Rob Emrich

Entrepreneurship, Philanthropy, Travel

Lessons Learned: Just Launch.

I think like all entrepreneurs I am half skeptic, half optimist. I recently made a mistake I have made before; hopefully this will be the last time. When you are ready to launch your product, put on your optimist hat. In 2008 I was working on my first for-profit venture, Boundaryless Brands. I had just finished building our first website, which was built around the physical inventory of Hayward Distributing, my friend's company, and loaded it with around 200 products that his company would drop ship when we got orders. (This model eventually grew to an enterprise level e-commerce play and was sold in 2011.)

So I was all set and had put in real work, but then something happened I didn't launch the site. For some reason I simply didn't take what should be the next logical step: to drive relevant traffic to the site. I reached out to fellow entrepreneur and friend Brad Howard to ask for advice. It took all of five seconds for him to say, "Well put some money into Google Adwords, idiot; you just spent a month building this site."

He was right, and I already knew what to do. But one thing had stopped me: that moment when I realized, "Shit - what if I was wrong about this whole idea?" It's a scary moment when you finally get to the point where you have to see if your crazy idea will work. Even if you are following the lean start-up methodology and are thinking of it as your MVP, and everything is an experiment, and let's see what customers say, it's still scary. Sometimes you need to be kicked over the edge. Thanks, Brad.

It happened to me again recently, and this time - even though I knew better - it happened again. PaeDae launched our MVP around two weeks ago. It took us around five weeks to build, around three weeks of highly reusable technology and two weeks of a frontend system that we intend to toss or revamp at some point in the future. Either way I had that same feeling: "Oh shit, what if this doesn't work?"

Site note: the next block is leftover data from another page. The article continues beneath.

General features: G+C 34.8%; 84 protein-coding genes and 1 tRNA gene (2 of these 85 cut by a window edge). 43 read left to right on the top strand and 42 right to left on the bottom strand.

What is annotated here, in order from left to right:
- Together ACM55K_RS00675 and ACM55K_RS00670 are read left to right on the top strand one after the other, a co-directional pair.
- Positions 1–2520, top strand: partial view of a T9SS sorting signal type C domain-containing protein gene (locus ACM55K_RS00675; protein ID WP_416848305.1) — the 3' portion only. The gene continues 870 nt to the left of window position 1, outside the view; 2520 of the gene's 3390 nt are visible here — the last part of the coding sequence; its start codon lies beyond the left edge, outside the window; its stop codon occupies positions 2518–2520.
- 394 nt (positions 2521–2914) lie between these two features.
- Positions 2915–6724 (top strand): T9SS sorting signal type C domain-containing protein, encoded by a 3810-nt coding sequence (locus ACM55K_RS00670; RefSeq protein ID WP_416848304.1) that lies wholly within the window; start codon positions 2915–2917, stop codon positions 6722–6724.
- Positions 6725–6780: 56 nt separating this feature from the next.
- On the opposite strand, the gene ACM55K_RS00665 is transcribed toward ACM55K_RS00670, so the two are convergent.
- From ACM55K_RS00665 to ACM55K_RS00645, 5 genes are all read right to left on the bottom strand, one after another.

Lean is ingrained in me after 10 years of entrepreneurship. PaeDae is the sixth company I have started. Of the first five, four were successful, and one failed. My first five companies were totally bootstrapped (as you can see by this silly article), but for PaeDae, mostly based on reputation, we have raised significant cash pre-product. This made the "Oh shit" moment even more potent. What if I just lost not just my own money and time, but other people's money? That's something I never want to do.

The good news is, once the product is built you really do only have one thing to do: Just let 'er rip. It's still very early for our first product, and the initial data we got back was minimal and all over the place, as it tends to be early on. We have already had some major early learnings about our product and customers, and have made some real changes to our strategy based on that data. But the important thing is that it's based on the data.

So to take a lesson I learned early in my career from Tom Suddes, a friend and mentor at ForImpact: Just do it - launch!


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